Introducing The Influencer Project: Fashion Influenced by Yayoi Kusama

“Nothing is original. Steal from anywhere that resonates with inspiration or fuels your imagination. Devour old films, new films, music, books, paintings, photographs, poems, dreams, random conversations, architecture, bridges, street signs, trees, clouds, bodies of water, light and shadows. Select only things to steal from that speak directly to your soul. If you do this, your work (and theft) will be authentic. Authenticity is invaluable; originality is non-existent. And don’t bother concealing your thievery – celebrate it if you feel like it. In any case, always remember what Jean-Luc Godard said: “It’s not where you take things from – it’s where you take them to.”

Jim Jarmusch

Inspired by the idea of inspiration, Editor-in-Chief and sustainable fashion consultant Amy DuFault, and curator/trender and heARTbeat columnist, Dominique Pacheco bring you the Influencer Project, in which ideas are found everywhere, and the creative force of cultural influence brings to fruition the genius of the creator.

We start The Influencer Project with artwork by Yayoi Kusama who is a national treasure of sorts in her native Japan. The Tate, where an exhibition of hers just closed, describes her so:

The nine decades of Yayoi Kusama’s life have taken her from rural Japan to the New York art scene to contemporary Tokyo, in a career in which she has continuously innovated and re-invented her style. Well-known for her repeating dot patterns, her art encompasses an astonishing variety of media, including painting, drawing, sculpture, film, performance and immersive installation.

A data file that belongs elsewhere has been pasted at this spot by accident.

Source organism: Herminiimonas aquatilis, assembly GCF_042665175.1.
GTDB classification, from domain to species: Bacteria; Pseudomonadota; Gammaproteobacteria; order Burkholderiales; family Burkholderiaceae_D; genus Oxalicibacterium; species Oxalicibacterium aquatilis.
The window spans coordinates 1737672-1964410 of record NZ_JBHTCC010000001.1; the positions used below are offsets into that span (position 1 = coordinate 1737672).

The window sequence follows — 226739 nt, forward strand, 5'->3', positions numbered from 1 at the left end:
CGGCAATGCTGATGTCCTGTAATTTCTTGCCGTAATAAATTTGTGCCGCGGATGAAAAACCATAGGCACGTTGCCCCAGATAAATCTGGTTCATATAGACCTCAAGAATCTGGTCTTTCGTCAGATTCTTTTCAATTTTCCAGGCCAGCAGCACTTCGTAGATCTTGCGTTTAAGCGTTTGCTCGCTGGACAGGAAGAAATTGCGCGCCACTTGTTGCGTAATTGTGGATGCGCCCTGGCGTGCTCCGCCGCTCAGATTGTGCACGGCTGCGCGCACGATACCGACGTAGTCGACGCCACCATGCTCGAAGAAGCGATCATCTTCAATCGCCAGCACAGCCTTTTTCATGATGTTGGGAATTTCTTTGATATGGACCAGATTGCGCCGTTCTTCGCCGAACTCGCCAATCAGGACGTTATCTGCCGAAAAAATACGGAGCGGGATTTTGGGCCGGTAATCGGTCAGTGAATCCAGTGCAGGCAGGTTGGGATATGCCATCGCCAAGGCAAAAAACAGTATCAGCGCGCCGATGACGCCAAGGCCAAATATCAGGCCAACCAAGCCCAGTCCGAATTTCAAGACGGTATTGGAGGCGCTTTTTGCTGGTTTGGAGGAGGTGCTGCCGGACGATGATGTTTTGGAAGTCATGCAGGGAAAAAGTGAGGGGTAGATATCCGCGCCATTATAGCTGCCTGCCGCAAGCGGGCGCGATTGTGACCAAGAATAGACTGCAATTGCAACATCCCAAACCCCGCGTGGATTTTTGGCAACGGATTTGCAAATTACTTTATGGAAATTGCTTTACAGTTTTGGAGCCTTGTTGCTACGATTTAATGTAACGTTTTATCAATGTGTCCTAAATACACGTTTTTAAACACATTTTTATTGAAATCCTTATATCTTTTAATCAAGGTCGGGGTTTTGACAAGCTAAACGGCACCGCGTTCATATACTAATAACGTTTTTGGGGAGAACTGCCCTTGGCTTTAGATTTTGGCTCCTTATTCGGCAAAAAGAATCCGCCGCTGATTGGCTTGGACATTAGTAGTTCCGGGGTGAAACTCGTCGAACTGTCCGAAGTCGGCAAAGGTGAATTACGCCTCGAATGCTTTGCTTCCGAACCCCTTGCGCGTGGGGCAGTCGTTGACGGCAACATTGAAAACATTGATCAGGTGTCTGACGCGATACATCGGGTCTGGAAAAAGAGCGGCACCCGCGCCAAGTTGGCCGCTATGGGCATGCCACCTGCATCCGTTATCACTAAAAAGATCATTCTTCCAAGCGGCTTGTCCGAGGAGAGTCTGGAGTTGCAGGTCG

It ranges from works on paper featuring intense semi-abstract imagery, to soft sculpture known as Accumulations, to her Infinity Net paintings, made up of carefully repeated arcs of paint built up into large patterns. Since 1977 Kusama has lived voluntarily in a psychiatric institution, and much of her work has been marked with obsessiveness and a desire to escape from psychological trauma. In an attempt to share her experiences, she creates installations that immerse the viewer in her obsessive vision of endless dots and nets or infinitely mirrored space.

The influence of Kusama abounds in fashion at the moment as her much-anticipated collaboration with Marc Jacobs by Louis Vuitton was unveiled Tuesday at Louis Vuitton’s Fifth Avenue flagship store in New York. Kusama-inspired window displays and pop-up stores will open globally later this week, timed to coincide with the opening of a Kusama retrospective at the Whitney Museum of American Art, following her run at the Tate Modern in London. Not to forget, the Vuitton venture will see a new line of ready-to-wear clothes and accessories, including polka-dotted jewelry, purses, shoes and watches.

In the case of sustainable fashion, we look at Kusama influences of patterns, dots and nets and ask is it truly life that imitates art, or is it that art imitates life?






Images from top to bottom: Kusama in Dots Obsession-Night, Olsen Haus, Kusama, Afia, Carrie Parry, Kusama, Kyler jewelry, Gretchen Jones, Natalie Frigo, Kusama, Dahl, Matt & Nat

Photo: Courtesy of Yayoi Kusama Studio Inc./Ota Fine Arts, Tokyo/Victoria Miro Gallery, London